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Human Trafficking

Prevalence, Abuse & Exploitation of Street Children

In the first decade of the 21st Century                                           

Republic of Cameroon

Because of its modest oil resources and favorable agricultural conditions, Cameroon has one of the best-endowed primary commodity economies in sub-Saharan Africa. Still, it faces many of the serious problems facing other underdeveloped countries, such as stagnating per capita income, a relatively inequitable distribution of income, a top-heavy civil service, and a generally unfavorable climate for business enterprise.  [The World Factbook, U.S.C.I.A. 2009]

Description: Description: Cameroon

CAUTION:  The following links and accompanying text have been culled from the web to illuminate the situation in Cameroon.  Some of these links may lead to websites that present allegations that are unsubstantiated or even false.  No attempt has been made to validate their authenticity or to verify their content.



If you are looking for material to use in a term-paper, you are advised to scan the postings on this page and others to see which aspect(s) of street life are of particular interest to you.  You might be interested in exploring how children got there, how they survive, and how some manage to leave the street.  Perhaps your paper could focus on how some street children abuse the public and how they are abused by the public … and how they abuse each other.  Would you like to write about market children? homeless children?  Sexual and labor exploitation? begging? violence? addiction? hunger? neglect? etc.  There is a lot to the subject of Street Children.  Scan other countries as well as this one.  Draw comparisons between activity in adjacent countries and/or regions.  Meanwhile, check out some of the Term-Paper resources that are available on-line.


Check out some of the Resources for Teachers attached to this website.


Street Children On The Increase In Douala

Joe Dinga Pefok, Up Station Mountain Club, 15 June 2006

[accessed 22 April 2011]

CRIME WAVE - If the authorities are getting worried about the increase in the number of street children, it is because of the rising crime wave in the city, involving many street children. These children mostly hang out in the busy commercial streets of Akwa during the day and sleep at the corridors of the commercial buildings in the night.

Street children are said to mostly start off as 'pick pockets'. With time, they gain more and more experience, and eventually move into big robbery operations. Most of those who grow to start participating in big banditry operations are said to leave the street for hotels, or put up with women.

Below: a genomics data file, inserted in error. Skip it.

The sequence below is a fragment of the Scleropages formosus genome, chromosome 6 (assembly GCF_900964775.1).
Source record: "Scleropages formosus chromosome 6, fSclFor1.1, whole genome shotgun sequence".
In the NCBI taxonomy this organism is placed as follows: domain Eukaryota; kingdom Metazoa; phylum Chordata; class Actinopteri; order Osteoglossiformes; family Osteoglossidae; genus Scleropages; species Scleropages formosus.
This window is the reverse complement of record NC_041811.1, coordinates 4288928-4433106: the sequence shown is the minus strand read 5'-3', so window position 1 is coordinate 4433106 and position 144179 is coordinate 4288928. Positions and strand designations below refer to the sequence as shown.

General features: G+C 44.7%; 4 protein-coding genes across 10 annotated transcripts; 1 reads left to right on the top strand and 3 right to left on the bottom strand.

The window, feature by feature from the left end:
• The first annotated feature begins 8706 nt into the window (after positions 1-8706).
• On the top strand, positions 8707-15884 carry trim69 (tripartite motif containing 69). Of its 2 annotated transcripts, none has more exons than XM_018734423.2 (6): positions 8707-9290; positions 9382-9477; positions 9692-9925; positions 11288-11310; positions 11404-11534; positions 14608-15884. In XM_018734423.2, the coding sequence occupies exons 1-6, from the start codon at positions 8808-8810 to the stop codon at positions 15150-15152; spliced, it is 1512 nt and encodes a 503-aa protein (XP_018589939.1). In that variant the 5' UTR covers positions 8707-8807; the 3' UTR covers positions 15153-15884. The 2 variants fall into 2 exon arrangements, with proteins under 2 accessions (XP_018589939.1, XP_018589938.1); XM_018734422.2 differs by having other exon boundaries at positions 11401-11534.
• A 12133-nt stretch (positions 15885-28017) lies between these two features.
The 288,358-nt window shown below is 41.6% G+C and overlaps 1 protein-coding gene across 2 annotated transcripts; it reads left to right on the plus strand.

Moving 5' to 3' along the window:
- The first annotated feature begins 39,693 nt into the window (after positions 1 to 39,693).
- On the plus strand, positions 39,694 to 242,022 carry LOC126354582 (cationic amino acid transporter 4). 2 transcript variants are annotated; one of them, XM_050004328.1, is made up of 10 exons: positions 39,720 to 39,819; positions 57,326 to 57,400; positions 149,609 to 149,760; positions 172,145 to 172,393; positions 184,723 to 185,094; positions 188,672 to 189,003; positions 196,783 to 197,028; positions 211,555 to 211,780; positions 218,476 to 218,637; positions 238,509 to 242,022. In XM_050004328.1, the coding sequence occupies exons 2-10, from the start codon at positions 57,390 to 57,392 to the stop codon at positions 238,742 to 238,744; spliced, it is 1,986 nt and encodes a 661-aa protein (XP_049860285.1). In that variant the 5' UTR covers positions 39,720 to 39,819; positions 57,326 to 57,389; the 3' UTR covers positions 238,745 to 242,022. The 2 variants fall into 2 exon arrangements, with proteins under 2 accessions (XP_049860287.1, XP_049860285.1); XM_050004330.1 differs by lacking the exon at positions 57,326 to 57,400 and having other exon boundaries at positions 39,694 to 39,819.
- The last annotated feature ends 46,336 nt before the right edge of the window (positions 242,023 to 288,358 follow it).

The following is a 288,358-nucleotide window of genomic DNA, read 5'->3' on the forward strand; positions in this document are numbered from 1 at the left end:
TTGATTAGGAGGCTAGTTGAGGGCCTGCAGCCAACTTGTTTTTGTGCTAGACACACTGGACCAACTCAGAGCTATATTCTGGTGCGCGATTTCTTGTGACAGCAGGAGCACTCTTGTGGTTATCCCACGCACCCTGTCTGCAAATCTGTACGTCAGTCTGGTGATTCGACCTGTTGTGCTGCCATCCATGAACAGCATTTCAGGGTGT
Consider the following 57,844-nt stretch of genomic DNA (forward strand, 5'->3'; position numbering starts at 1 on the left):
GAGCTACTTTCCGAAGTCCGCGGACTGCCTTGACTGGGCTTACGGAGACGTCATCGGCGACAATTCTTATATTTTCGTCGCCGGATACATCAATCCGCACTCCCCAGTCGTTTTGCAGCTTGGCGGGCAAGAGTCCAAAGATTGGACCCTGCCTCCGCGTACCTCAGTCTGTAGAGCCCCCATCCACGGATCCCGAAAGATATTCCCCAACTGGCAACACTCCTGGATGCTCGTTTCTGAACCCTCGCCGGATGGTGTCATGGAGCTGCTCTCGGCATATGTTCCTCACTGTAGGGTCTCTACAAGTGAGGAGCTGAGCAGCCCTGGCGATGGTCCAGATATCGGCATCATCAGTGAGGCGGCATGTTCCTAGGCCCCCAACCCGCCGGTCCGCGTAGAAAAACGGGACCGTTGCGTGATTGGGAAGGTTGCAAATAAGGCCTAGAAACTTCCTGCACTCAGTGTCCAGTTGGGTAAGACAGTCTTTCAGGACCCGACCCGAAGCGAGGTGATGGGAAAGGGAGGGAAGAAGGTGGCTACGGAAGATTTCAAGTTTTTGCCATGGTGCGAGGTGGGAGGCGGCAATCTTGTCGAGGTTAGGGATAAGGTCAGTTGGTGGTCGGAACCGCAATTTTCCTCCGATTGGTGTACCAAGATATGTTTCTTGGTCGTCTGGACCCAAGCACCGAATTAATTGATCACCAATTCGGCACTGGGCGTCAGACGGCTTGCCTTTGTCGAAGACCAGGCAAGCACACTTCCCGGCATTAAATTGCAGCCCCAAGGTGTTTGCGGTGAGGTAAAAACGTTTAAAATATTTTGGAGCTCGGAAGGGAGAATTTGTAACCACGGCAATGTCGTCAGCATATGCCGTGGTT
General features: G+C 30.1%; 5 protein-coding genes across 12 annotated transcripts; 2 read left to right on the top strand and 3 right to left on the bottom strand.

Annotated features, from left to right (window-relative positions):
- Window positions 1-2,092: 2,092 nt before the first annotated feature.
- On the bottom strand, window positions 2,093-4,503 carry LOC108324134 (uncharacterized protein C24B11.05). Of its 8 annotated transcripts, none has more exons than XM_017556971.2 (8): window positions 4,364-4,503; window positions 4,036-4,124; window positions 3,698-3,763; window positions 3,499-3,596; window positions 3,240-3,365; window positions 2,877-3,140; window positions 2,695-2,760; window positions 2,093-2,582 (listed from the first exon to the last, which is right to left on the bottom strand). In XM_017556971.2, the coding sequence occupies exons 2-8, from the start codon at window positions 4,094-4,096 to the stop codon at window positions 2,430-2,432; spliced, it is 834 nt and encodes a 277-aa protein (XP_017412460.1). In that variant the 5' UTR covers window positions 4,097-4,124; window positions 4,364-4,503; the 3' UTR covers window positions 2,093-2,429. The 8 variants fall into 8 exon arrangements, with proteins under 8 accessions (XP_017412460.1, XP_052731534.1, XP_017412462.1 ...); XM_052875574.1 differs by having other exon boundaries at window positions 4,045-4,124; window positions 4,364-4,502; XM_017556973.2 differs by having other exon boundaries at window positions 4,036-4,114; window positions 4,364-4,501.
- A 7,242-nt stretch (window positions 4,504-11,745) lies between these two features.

The Impact Of Home Background On The Decision Of Children To Run Away: the case of Yaounde City street children in Cameroon

Matchinda B., Yaounde 1 University, Ecole Normale Superieure, Cameroon, Child Abuse Negl. 1999 Mar;23(3):245-55

[accessed 22 April 2011]

OBJECTIVE: This study sets out to investigate the phenomenon of street children and its relationship to their home background. The project stemmed from the fact that there is an enormous increase of children nowadays roaming the streets.


*** ARCHIVES ***

The Department of Labor’s 2004 Findings on the Worst Forms of Child Labor

U.S. Dept of Labor Bureau of International Labor Affairs, 2005

[accessed 26 January 2011]

INCIDENCE AND NATURE OF CHILD LABOR - According to a study conducted in 2000 by the ILO, the Ministry of Labor, and NGOs, children in Cameroon work in the agricultural sector; in informal activities, such as street vending and car washing; as domestic servants; in prostitution; and in other illicit activities.  The ILO has found that 7 percent of working children in the cities of Yaounde, Douala, and Bamenda were less than 12 years of age, and 60 percent of these had dropped out of primary school.  During school vacation, street children reportedly work to earn money for school.

Human Rights Reports » 2005 Country Reports on Human Rights Practices

U.S. Dept of State Bureau of Democracy, Human Rights, and Labor, March 8, 2006

[accessed 7 February 2020]

CHILDREN - Although exact numbers were unavailable, the country had a significant number of displaced or street children, most of whom resided in urban areas such as Yaounde and Douala.

Concluding Observations of the Committee on the Rights of the Child (CRC)

UN Convention on the Rights of the Child, 12 October 2001

[accessed 26 January 2011]

[62] The Committee expresses its concern at the increasing number of street children and at the lack of specific mechanisms to address this situation and to provide these children with adequate assistance.

[63] The Committee recommends …

Cameroon: Govt to Rehabilitate Street Children

Elvis Tah, The Post (Buea), 28 April 2008

[accessed 16 January 2017]

Apart from mad people that wander about the streets, many children are increasingly joining them. They are found mostly inhabiting bus stops and video game houses. Some of these street children sleep on the verandas of off-licences and bars, and in abandoned or uncompleted houses.  In Douala, the Catholic Cathedral seems to be providing a safe haven for them where many have their beddings under a tent, where they retire from their daily activities to doze.